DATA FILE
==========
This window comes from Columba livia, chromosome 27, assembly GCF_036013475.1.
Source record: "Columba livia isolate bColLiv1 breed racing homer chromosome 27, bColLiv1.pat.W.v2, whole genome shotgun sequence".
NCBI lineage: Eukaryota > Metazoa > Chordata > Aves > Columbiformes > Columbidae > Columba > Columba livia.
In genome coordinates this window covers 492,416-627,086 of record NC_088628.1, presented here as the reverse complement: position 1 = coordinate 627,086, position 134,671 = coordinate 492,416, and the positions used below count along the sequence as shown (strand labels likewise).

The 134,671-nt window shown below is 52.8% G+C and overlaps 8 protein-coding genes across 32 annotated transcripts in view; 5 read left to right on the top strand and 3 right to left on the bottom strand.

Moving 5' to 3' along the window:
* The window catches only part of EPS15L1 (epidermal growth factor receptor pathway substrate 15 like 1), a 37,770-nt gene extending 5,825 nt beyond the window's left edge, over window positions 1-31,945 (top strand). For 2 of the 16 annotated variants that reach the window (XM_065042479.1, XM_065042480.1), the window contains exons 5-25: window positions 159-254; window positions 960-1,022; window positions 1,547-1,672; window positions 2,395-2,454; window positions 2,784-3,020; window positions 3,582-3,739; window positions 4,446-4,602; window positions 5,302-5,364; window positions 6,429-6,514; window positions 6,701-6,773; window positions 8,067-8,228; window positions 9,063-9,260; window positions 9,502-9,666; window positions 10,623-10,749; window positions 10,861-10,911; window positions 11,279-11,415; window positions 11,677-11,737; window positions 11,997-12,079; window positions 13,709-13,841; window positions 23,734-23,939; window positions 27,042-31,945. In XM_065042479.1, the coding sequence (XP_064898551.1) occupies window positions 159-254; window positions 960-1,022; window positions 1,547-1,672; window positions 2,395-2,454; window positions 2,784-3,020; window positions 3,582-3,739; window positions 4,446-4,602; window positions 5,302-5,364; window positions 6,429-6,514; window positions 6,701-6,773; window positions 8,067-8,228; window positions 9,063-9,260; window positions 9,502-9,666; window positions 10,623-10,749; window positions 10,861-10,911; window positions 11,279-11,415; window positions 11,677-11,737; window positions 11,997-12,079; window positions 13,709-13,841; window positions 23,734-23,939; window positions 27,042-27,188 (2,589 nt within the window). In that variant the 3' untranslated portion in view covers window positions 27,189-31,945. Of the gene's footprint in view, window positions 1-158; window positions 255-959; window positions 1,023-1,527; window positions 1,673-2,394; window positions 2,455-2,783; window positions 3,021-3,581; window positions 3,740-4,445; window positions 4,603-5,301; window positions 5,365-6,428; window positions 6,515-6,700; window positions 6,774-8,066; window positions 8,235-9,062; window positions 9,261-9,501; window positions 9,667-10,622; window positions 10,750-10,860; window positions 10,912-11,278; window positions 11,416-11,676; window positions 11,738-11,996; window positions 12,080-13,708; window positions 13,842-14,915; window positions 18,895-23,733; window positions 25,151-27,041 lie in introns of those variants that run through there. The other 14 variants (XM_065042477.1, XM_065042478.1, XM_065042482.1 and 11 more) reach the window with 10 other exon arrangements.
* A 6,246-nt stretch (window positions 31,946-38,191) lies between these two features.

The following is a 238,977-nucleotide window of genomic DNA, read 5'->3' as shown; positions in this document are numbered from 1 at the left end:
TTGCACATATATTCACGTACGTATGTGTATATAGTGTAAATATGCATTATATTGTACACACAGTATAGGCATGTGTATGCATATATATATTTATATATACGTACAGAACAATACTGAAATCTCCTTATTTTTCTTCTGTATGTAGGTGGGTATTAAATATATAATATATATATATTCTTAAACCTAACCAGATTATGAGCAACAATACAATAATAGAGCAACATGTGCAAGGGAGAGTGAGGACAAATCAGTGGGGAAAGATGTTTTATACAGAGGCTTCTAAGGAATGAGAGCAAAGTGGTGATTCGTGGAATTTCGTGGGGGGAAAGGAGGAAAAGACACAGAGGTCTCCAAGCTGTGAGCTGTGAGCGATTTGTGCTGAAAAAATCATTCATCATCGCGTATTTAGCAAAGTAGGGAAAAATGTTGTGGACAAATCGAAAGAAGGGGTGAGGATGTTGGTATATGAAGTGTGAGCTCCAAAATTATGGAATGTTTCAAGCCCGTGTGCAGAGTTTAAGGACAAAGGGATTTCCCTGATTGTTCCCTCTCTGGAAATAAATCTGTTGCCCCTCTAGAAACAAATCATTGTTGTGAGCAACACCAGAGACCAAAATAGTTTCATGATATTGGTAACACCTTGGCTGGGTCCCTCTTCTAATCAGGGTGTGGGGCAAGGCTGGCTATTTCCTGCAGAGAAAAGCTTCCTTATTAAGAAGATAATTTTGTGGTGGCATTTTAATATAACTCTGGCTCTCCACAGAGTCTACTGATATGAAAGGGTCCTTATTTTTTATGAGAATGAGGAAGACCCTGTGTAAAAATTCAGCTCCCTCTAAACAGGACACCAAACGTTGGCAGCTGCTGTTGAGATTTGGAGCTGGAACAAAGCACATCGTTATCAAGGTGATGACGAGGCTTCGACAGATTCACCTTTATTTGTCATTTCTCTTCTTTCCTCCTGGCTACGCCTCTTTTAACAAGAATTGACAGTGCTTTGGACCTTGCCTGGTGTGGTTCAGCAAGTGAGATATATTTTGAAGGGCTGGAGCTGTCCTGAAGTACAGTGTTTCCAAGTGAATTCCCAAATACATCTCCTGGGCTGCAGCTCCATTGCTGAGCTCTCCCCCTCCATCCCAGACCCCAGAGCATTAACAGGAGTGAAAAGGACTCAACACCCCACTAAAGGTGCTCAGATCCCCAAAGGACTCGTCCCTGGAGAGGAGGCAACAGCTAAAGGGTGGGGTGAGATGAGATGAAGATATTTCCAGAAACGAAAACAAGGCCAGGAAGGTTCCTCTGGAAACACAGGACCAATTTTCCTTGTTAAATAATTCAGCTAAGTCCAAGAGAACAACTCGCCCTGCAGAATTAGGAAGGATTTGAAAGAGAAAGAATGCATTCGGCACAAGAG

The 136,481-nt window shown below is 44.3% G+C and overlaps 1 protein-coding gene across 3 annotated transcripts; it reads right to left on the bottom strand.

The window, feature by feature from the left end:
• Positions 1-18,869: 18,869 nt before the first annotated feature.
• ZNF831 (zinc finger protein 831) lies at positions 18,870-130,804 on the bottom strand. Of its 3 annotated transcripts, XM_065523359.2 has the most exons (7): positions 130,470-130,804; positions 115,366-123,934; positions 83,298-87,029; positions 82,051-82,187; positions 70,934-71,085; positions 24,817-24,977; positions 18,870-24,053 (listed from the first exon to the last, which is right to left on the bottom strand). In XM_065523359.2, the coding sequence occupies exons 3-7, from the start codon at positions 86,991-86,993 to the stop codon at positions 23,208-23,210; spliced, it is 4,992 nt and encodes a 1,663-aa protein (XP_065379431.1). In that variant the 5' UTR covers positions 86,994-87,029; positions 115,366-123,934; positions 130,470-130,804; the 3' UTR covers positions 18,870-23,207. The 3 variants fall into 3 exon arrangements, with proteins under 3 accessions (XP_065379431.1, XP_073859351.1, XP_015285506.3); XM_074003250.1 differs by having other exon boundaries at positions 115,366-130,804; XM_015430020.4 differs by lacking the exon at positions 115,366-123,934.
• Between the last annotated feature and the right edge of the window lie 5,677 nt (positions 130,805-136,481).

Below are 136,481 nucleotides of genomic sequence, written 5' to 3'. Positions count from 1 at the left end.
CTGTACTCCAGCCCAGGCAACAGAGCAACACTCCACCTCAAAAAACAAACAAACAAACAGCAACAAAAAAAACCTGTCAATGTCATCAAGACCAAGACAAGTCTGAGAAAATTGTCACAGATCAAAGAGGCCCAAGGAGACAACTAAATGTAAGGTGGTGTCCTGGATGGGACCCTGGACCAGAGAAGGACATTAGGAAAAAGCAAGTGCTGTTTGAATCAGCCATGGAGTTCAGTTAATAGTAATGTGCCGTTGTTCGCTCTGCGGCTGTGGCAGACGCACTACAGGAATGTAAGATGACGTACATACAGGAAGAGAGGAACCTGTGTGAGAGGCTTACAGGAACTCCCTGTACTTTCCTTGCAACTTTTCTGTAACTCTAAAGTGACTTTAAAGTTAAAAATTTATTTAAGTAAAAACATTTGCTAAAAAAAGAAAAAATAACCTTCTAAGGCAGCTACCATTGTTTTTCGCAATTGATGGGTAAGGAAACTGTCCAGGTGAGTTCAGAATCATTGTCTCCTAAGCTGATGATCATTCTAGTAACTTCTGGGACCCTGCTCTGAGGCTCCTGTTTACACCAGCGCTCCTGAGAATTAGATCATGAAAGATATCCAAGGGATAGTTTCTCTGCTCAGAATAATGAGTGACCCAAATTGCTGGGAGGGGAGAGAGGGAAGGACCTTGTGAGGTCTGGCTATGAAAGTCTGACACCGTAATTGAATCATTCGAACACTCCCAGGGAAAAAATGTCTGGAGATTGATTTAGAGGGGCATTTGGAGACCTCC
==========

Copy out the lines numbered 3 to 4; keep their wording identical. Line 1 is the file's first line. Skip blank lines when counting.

NCBI lineage: Eukaryota > Metazoa > Chordata > Aves > Columbiformes > Columbidae > Columba > Columba livia.
In genome coordinates this window covers 492,416-627,086 of record NC_088628.1, presented here as the reverse complement: position 1 = coordinate 627,086, position 134,671 = coordinate 492,416, and the positions used below count along the sequence as shown (strand labels likewise).